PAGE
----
Company Spotlight: Credit Karma

By Andrew Sieglin

Credit Karma is a fintech corporation that offers free credit score reports and evaluations through two major credit bureaus, TransUnion and Equifax. Through the company, clients are able to access their credit at all times and understand their credit score given certain contexts.

The concept of credit is an integral component of personal finance for most adults. Having a bad credit score is problematic, and someone with bad credit can have issues with loans, payments, and how banks/investors perceive them. Companies like Credit Karma exist and thrive because they offer a service that most adults need in order to stay up to date with their credit.

Listed by Inc. as one of the most valuable fintech startups in the world, Credit Karma has been so successful that it is currently valued at nearly $3.5 billion. But how and why is Credit Karma so successful in a global market that is oversaturated with more corporations targeting the same issue of credit? Part of the answer is found within the concept that Credit Karma offers some of their main services for free, which is a component of their stated mission.

The concept of transparency is also very important for Credit Karma, which is the extent that clients and investors can understand financial information about the company. Transparency ameans a great deal to clients and investors, because the more the transparency, the less “price volatility” that will exist in the market. Credit Karma is all about stability, and with high levels of transparency, Credit Karma has developed the reputation as a safe and reliable source for credit information and analysis.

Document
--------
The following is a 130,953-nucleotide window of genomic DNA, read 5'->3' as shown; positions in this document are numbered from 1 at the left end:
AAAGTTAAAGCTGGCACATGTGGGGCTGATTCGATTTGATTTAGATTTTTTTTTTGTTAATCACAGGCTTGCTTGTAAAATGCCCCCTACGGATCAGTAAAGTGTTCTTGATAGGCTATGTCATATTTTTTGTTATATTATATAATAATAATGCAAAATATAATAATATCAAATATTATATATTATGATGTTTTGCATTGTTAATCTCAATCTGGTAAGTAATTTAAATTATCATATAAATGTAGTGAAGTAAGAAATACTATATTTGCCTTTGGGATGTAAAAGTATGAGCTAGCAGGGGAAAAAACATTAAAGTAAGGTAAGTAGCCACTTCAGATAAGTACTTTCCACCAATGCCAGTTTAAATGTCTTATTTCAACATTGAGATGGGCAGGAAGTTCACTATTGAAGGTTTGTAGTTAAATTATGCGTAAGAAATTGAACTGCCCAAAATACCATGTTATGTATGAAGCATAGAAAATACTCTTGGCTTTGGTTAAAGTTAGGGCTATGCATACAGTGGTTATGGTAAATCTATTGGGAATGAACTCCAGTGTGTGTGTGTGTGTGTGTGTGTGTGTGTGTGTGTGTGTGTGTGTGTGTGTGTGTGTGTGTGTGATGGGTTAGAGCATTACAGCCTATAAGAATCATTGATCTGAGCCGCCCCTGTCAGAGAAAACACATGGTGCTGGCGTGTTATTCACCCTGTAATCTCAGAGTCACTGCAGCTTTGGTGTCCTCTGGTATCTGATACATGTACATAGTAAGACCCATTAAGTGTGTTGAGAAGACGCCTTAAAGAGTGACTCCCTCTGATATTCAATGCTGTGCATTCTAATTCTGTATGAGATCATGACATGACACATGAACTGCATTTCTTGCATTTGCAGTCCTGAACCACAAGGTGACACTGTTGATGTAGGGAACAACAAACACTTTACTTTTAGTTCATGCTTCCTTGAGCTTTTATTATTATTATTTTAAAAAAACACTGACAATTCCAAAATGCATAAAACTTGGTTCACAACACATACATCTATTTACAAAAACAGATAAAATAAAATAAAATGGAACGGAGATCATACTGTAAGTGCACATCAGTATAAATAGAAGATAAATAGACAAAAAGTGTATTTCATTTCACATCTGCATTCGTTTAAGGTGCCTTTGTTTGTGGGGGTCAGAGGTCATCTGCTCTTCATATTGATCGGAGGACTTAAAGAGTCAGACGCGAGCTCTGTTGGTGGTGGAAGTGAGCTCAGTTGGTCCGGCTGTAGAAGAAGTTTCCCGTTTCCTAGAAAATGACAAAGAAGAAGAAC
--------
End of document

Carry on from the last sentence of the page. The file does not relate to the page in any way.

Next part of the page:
Part of the rationale for Credit Karma’s success lies in their business model. Credit Karma is able to make their services free by holding advertisements on their website, app, and database. However, these advertisements are not arbitrary, rather, they are customized for each client and investor based on their financial preferences and history. The advertisements are of financial companies, that aim to network their own individual brands through Credit Karma. When clients input their financial history based on previous payments, loans, and transactions, Credit Karma uses several algorithms to provide advertisements of companies that are specifically designed to help clients with the specific issues they may have. Thus, Credit Karma is able to hold a “win-win” business model by satisfying their clients’ needs, the other financial entities’ desire for exposure, as well as Credit Karma’s own financial margins.